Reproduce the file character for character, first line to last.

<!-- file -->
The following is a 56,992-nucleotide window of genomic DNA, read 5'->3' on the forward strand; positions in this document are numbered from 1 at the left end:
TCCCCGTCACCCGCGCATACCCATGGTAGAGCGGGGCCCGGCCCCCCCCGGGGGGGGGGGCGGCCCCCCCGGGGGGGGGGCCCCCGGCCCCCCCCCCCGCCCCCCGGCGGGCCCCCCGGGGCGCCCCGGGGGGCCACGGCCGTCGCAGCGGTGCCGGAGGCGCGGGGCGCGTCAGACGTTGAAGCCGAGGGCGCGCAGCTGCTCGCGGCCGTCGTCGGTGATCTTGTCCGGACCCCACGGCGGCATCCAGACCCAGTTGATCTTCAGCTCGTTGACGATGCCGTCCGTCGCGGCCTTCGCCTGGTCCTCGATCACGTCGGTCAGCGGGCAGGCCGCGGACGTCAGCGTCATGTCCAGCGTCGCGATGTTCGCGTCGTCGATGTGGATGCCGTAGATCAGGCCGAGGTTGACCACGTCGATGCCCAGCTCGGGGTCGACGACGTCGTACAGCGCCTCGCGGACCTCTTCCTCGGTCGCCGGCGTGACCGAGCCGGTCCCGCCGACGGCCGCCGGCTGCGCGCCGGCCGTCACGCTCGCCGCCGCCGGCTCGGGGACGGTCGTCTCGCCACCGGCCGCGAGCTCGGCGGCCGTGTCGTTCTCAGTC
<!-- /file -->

The following is a 56,992-nucleotide window of genomic DNA, read 5'->3' on the forward strand; positions in this document are numbered from 1 at the left end:
TCCCCGTCACCCGCGCATACCCATGGTAGAGCGGGGCCCGGCCCCCCCCGGGGGGGGGGGCGGCCCCCCCGGGGGGGGGGCCCCCGGCCCCCCCCCCCGCCCCCCGGCGGGCCCCCCGGGGCGCCCCGGGGGGCCACGGCCGTCGCAGCGGTGCCGGAGGCGCGGGGCGCGTCAGACGTTGAAGCCGAGGGCGCGCAGCTGCTCGCGGCCGTCGTCGGTGATCTTGTCCGGACCCCACGGCGGCATCCAGACCCAGTTGATCTTCAGCTCGTTGACGATGCCGTCCGTCGCGGCCTTCGCCTGGTCCTCGATCACGTCGGTCAGCGGGCAGGCCGCGGACGTCAGCGTCATGTCCAGCGTCGCGATGTTCGCGTCGTCGATGTGGATGCCGTAGATCAGGCCGAGGTTGACCACGTCGATGCCCAGCTCGGGGTCGACGACGTCGTACAGCGCCTCGCGGACCTCTTCCTCGGTCGCCGGCGTGACCGAGCCGGTCCCGCCGACGGCCGCCGGCTGCGCGCCGGCCGTCACGCTCGCCGCCGCCGGCTCGGGGACGGTCGTCTCGCCACCGGCCGCGAGCTCGGCGGCCGTGTCGTTCTCAGTC